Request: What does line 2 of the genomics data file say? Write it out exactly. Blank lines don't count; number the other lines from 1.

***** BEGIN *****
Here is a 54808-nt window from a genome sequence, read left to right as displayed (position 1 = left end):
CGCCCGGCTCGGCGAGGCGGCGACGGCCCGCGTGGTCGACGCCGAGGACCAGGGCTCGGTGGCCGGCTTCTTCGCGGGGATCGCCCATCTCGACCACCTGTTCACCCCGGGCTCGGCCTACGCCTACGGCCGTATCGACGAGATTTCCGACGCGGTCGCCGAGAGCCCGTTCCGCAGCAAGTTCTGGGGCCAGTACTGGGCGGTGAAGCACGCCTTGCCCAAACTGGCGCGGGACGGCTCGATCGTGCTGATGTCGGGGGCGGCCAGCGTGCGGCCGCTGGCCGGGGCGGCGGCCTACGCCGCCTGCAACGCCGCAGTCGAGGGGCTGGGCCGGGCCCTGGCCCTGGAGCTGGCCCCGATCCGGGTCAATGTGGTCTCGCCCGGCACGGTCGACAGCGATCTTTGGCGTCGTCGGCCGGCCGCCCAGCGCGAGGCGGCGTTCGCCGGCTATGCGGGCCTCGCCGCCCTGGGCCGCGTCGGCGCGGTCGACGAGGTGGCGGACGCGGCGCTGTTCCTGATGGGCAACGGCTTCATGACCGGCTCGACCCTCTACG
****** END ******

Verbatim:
CGCCCGGCTCGGCGAGGCGGCGACGGCCCGCGTGGTCGACGCCGAGGACCAGGGCTCGGTGGCCGGCTTCTTCGCGGGGATCGCCCATCTCGACCACCTGTTCACCCCGGGCTCGGCCTACGCCTACGGCCGTATCGACGAGATTTCCGACGCGGTCGCCGAGAGCCCGTTCCGCAGCAAGTTCTGGGGCCAGTACTGGGCGGTGAAGCACGCCTTGCCCAAACTGGCGCGGGACGGCTCGATCGTGCTGATGTCGGGGGCGGCCAGCGTGCGGCCGCTGGCCGGGGCGGCGGCCTACGCCGCCTGCAACGCCGCAGTCGAGGGGCTGGGCCGGGCCCTGGCCCTGGAGCTGGCCCCGATCCGGGTCAATGTGGTCTCGCCCGGCACGGTCGACAGCGATCTTTGGCGTCGTCGGCCGGCCGCCCAGCGCGAGGCGGCGTTCGCCGGCTATGCGGGCCTCGCCGCCCTGGGCCGCGTCGGCGCGGTCGACGAGGTGGCGGACGCGGCGCTGTTCCTGATGGGCAACGGCTTCATGACCGGCTCGACCCTCTACG